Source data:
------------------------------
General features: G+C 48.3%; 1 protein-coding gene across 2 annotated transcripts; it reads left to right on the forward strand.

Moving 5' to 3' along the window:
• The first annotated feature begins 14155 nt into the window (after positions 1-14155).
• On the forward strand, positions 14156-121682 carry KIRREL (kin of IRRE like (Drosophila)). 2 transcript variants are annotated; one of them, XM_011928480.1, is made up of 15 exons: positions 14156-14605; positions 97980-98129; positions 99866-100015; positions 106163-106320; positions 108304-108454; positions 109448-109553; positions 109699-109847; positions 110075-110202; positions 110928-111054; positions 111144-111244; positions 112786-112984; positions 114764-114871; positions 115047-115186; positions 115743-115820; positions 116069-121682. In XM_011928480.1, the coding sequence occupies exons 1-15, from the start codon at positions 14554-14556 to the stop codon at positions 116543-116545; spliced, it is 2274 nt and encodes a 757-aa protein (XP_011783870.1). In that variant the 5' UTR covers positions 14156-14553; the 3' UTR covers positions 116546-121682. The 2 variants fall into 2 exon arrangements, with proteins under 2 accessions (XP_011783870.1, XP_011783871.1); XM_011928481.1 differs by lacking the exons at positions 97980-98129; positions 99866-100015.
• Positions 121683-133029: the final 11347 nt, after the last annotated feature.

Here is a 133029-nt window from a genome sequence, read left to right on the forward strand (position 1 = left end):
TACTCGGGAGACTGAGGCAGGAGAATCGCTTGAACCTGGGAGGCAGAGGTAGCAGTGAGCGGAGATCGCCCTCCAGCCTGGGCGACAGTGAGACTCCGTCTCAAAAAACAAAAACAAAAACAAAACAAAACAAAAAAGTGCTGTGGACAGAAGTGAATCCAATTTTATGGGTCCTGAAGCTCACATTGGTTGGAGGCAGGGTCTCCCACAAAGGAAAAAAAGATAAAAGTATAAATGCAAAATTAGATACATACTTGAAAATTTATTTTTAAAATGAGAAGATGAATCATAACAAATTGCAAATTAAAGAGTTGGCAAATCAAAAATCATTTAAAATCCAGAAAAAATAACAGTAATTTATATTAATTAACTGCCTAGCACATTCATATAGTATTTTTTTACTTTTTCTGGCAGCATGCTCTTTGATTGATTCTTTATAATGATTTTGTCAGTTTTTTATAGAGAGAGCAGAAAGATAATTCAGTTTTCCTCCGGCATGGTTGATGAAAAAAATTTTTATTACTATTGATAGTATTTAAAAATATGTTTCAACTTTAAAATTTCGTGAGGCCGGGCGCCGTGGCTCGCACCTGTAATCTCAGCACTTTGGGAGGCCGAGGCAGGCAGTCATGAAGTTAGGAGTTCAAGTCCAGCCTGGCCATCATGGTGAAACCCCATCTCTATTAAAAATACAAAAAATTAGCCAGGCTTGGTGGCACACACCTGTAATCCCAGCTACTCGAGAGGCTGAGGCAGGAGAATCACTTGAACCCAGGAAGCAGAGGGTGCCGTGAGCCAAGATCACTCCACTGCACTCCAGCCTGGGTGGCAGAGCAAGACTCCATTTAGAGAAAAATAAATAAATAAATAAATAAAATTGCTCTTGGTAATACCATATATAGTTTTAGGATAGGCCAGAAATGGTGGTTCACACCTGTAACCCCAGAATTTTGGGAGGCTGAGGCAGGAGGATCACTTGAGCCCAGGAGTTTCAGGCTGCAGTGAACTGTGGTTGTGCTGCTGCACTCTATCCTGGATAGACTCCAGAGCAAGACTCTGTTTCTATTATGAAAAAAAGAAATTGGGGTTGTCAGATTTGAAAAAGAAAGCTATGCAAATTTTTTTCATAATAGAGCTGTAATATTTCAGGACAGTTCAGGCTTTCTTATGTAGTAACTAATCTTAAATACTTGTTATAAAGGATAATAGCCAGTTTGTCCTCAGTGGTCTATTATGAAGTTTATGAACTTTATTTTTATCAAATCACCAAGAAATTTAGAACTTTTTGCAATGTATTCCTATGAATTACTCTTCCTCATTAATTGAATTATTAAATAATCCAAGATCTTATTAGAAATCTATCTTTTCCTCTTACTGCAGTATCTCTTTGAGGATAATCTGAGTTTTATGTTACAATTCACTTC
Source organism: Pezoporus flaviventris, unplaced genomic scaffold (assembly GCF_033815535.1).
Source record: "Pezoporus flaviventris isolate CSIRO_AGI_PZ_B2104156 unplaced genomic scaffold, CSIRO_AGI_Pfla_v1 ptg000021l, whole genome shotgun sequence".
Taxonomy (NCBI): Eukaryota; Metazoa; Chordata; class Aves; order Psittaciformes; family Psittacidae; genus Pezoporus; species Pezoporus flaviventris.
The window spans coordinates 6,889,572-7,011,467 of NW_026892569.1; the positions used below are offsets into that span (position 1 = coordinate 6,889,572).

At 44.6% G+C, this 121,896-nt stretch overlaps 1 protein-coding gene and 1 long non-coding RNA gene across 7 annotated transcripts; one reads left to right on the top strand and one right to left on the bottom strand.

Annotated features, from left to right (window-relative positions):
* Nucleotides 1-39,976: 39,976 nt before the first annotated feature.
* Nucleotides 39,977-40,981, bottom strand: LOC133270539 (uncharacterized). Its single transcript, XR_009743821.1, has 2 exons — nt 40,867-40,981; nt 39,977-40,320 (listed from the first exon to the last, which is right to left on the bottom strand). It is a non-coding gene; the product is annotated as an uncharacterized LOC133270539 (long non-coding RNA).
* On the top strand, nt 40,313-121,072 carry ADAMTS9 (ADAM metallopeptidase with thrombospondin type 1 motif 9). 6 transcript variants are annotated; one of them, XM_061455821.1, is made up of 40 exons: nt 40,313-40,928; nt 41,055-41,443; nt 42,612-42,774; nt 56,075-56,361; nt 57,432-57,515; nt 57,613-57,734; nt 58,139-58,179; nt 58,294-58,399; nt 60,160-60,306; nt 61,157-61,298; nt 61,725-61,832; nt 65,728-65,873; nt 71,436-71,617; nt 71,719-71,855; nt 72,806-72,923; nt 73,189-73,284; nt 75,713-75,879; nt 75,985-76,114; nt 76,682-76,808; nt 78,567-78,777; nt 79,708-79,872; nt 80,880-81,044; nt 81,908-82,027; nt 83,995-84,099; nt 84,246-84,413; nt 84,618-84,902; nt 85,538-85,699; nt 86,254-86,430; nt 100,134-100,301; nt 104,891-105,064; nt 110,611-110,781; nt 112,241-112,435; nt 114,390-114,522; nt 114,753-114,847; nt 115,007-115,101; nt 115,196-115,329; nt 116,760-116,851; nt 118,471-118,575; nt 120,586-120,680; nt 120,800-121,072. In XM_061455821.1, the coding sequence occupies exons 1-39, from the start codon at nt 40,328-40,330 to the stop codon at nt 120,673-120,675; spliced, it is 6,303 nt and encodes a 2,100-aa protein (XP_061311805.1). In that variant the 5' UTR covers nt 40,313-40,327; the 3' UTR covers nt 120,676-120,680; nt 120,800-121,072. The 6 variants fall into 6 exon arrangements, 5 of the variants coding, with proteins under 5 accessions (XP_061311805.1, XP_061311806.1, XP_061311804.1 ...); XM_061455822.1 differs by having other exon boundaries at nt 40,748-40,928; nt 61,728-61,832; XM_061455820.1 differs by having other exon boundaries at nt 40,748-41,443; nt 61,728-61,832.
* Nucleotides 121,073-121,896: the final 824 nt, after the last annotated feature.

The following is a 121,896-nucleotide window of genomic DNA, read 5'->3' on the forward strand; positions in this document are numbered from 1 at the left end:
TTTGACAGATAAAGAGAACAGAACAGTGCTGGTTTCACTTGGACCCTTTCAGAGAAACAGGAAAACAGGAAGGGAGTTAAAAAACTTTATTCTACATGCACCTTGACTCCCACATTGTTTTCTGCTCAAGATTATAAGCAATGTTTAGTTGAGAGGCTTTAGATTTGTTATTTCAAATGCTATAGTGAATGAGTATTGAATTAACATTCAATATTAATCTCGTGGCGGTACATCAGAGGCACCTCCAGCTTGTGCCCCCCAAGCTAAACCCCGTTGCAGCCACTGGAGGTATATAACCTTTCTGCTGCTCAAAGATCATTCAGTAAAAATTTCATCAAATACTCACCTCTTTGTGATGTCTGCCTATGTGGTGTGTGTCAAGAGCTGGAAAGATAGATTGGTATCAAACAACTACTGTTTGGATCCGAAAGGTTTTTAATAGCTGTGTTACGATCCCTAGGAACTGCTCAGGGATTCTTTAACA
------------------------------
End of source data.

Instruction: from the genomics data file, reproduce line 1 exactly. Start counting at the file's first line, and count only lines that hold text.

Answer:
General features: G+C 48.3%; 1 protein-coding gene across 2 annotated transcripts; it reads left to right on the forward strand.